Legal authority: Consistent with section 206 of FALCPA and sections 403(a)(1), 201(n), and 701(a) of the FD Act (21 U.S.C. 343(a)(1), 321(n), and 371(a), respectively), we are issuing requirements for the use of the term “gluten free” for voluntary use in the labeling of foods.

Major Provisions of the Rule Back to Top

The final rule defines and sets conditions on the use of the term “gluten-free” in foods, including:

  • Foods that inherently do not contain gluten (e.g., raw carrots or grapefruit juice) may use the “gluten-free” claim.
  • Foods with any whole, gluten-containing grains (e.g., spelt wheat) as ingredients may not use the claim;
  • Foods with ingredients that are gluten-containing grains that are refined but still contain gluten (e.g., wheat flour) may not use the claim;
  • Foods with ingredients that are gluten-containing grains that have been refined in such a way to remove the gluten may use the claim, so long as the food contains less than 20 ppm gluten/has less than 20 mg gluten per kg (e.g. wheat starch);
  • Foods may not use the claim if they contain 20 ppm or more gluten as a result of cross-contact with gluten containing grains.

For reasons discussed in more detail in this document, under limited circumstances we intend to exercise enforcement discretion with respect to the requirements for “gluten-free” labeling for FDA-regulated beers that currently make a “gluten-free” claim and that are: (1) Made from a non-gluten-containing grain or (2) made from a gluten-containing grain, where the beer has been subject to processing that the manufacturer has determined will remove gluten below a 20 ppm threshold. We plan to issue a proposed rule to address our compliance approach to fermented or hydrolyzed products.

In addition, the final rule provides that:

  • A food that bears the claim “no gluten,” “free of gluten,” or “without gluten” in its labeling and fails to meet the requirements for a “gluten-free” claim will be deemed to be misbranded.
  • A food whose labeling includes the term “wheat” in the ingredient list or in a separate “Contains wheat” statement as required by FALCPA and also bears the claim “gluten-free” will be deemed to be misbranded unless its labeling also bears additional language clarifying that the wheat has been processed to allow the food to meet FDA requirements for a “gluten-free” claim.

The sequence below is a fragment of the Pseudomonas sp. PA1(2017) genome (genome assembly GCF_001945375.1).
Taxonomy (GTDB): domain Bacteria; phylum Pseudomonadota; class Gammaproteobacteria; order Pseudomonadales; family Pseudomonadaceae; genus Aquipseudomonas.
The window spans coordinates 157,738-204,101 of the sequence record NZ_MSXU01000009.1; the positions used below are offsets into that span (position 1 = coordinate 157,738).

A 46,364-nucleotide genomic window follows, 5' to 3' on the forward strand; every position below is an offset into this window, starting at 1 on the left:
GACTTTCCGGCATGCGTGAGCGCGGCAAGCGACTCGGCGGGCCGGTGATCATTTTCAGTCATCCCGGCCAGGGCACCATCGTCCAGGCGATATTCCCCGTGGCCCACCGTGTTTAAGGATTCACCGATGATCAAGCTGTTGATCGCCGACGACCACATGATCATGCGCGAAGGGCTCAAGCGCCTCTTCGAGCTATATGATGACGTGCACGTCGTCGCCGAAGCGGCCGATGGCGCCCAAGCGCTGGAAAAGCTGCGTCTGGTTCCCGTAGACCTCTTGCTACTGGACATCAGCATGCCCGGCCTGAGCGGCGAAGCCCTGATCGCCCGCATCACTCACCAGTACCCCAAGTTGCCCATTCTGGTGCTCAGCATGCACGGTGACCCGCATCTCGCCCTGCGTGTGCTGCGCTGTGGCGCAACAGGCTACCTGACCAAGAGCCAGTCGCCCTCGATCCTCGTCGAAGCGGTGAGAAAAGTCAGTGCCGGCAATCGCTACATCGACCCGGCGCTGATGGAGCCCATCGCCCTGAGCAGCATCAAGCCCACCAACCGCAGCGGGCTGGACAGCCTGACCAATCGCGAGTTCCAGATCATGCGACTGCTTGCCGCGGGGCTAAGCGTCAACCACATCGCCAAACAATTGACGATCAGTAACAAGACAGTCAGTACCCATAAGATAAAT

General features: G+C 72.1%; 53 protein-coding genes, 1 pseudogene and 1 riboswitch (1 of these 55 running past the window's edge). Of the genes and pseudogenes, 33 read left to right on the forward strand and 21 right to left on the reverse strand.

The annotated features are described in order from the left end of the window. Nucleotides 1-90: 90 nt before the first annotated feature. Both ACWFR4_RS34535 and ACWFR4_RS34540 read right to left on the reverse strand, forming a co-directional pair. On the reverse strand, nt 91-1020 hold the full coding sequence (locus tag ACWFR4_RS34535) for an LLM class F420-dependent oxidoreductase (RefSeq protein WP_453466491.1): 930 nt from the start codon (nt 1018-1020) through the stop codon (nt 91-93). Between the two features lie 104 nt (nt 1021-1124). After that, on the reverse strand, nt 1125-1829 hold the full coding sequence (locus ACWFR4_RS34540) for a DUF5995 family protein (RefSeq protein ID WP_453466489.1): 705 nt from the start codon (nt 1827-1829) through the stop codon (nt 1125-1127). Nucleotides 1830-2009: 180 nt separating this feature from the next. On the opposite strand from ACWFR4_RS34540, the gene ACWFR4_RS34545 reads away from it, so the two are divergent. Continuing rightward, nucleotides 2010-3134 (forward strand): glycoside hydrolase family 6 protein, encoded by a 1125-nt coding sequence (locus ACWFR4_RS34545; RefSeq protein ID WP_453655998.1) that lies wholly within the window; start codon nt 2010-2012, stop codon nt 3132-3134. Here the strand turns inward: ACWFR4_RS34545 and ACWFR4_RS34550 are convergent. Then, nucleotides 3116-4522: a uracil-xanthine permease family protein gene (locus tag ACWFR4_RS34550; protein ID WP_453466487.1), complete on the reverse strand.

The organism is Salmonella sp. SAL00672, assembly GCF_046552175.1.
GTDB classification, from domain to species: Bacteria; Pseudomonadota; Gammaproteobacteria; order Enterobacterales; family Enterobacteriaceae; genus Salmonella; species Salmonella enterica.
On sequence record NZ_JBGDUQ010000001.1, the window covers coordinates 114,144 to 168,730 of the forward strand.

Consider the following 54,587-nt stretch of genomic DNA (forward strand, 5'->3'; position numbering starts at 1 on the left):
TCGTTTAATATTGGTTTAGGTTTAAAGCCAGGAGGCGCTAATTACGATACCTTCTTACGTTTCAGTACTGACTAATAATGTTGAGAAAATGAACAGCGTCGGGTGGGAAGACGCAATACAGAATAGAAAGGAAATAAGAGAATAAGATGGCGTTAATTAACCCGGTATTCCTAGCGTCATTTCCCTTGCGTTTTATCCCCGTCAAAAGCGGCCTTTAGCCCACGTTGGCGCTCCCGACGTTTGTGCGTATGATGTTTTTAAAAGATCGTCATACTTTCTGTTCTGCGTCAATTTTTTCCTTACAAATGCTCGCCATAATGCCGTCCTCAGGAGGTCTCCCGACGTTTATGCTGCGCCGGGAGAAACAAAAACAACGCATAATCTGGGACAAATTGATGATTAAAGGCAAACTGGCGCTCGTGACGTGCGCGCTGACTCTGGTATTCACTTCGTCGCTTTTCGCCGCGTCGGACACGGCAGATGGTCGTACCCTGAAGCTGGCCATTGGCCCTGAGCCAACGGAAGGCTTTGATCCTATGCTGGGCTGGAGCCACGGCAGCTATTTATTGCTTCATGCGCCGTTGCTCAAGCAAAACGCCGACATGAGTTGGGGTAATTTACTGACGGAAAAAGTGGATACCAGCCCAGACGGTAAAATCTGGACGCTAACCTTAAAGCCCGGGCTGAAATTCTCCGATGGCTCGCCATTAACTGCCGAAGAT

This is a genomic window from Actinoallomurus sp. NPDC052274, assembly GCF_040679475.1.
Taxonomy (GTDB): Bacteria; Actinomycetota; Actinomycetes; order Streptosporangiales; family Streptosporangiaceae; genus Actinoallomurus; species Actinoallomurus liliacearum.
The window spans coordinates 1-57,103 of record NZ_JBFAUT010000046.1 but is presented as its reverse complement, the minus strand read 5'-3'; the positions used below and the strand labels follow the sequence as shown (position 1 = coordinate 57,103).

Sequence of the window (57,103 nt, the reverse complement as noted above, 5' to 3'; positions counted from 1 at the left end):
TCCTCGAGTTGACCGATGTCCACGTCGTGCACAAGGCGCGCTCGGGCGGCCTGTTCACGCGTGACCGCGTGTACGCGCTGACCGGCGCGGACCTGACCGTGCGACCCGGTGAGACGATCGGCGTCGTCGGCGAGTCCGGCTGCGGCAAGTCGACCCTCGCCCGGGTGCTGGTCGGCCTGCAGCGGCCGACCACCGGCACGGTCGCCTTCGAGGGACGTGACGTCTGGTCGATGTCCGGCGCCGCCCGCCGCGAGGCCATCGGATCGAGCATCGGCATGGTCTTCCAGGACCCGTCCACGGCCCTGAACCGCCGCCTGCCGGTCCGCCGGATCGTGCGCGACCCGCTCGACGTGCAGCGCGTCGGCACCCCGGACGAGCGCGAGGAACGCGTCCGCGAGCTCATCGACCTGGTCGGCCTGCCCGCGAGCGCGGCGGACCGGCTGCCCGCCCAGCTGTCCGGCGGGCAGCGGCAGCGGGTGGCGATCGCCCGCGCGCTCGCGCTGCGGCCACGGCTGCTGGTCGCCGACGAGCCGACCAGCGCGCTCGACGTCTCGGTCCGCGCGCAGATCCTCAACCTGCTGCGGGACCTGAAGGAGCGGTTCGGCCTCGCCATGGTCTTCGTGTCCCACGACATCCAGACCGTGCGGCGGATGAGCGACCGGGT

By defining “gluten-free” and the conditions under which a “gluten-free” claim can be used, the final rule makes it easier for individuals with celiac disease to make informed purchasing decisions. This will enable them to adhere to a diet they can tolerate without causing adverse health effects and to select from a variety of available gluten-free foods.

Costs and Benefits Back to Top

Full compliance with the final rule would have annualized costs of about $7 million per year and annual health benefits of about $110 million per year:

Annual Benefit and Cost Overview Back to Top
Benefits Health Gains for Individuals With Celiac Disease $110,000,000.
Search Cost Reduction Unknown.
Costs Relabeling of Foods $1,000,000.
Testing of Foods $5,800,000.
Net Benefits >$103,000,000.

Table of Contents Back to Top

I. Background

A. What is celiac disease?

B. How prevalent is celiac disease in the United States?

C. What did the Food Allergen Labeling and Consumer Protection Act of 2004 do with respect to celiac disease? What other activities did we conduct for this rulemaking?

D. What did we propose to do?

II. What issues did the comments raise? What are FDA's responses to the comments? What does the final rule say?

A. What general comments did we receive? What regulatory approach should we take?

B. What comments did we receive on the proposed rule?

III. What is the legal authority for this rule?